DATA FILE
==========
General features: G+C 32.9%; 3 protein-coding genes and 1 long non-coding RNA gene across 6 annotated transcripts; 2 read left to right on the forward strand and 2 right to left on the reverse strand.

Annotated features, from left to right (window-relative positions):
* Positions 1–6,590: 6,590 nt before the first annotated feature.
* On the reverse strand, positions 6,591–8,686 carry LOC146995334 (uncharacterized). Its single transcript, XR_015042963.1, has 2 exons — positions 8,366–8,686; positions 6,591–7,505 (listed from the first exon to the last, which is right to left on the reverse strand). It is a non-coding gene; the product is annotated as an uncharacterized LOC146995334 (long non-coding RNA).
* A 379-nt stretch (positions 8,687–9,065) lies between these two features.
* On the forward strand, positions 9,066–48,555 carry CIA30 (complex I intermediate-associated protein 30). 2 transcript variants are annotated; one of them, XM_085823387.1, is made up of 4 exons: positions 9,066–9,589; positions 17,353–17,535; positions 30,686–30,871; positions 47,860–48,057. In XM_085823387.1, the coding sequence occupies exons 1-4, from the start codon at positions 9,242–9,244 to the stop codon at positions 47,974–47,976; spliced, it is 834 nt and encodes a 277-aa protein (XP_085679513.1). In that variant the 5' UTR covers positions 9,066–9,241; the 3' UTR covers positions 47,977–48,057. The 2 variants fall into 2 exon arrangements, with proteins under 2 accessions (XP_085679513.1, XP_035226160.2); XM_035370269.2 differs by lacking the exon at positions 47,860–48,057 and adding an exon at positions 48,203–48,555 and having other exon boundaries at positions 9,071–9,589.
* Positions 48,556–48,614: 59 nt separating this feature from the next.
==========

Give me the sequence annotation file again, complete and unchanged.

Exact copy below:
General features: G+C 32.9%; 3 protein-coding genes and 1 long non-coding RNA gene across 6 annotated transcripts; 2 read left to right on the forward strand and 2 right to left on the reverse strand.

Annotated features, from left to right (window-relative positions):
* Positions 1–6,590: 6,590 nt before the first annotated feature.
* On the reverse strand, positions 6,591–8,686 carry LOC146995334 (uncharacterized). Its single transcript, XR_015042963.1, has 2 exons — positions 8,366–8,686; positions 6,591–7,505 (listed from the first exon to the last, which is right to left on the reverse strand). It is a non-coding gene; the product is annotated as an uncharacterized LOC146995334 (long non-coding RNA).
* A 379-nt stretch (positions 8,687–9,065) lies between these two features.
* On the forward strand, positions 9,066–48,555 carry CIA30 (complex I intermediate-associated protein 30). 2 transcript variants are annotated; one of them, XM_085823387.1, is made up of 4 exons: positions 9,066–9,589; positions 17,353–17,535; positions 30,686–30,871; positions 47,860–48,057. In XM_085823387.1, the coding sequence occupies exons 1-4, from the start codon at positions 9,242–9,244 to the stop codon at positions 47,974–47,976; spliced, it is 834 nt and encodes a 277-aa protein (XP_085679513.1). In that variant the 5' UTR covers positions 9,066–9,241; the 3' UTR covers positions 47,977–48,057. The 2 variants fall into 2 exon arrangements, with proteins under 2 accessions (XP_085679513.1, XP_035226160.2); XM_035370269.2 differs by lacking the exon at positions 47,860–48,057 and adding an exon at positions 48,203–48,555 and having other exon boundaries at positions 9,071–9,589.
* Positions 48,556–48,614: 59 nt separating this feature from the next.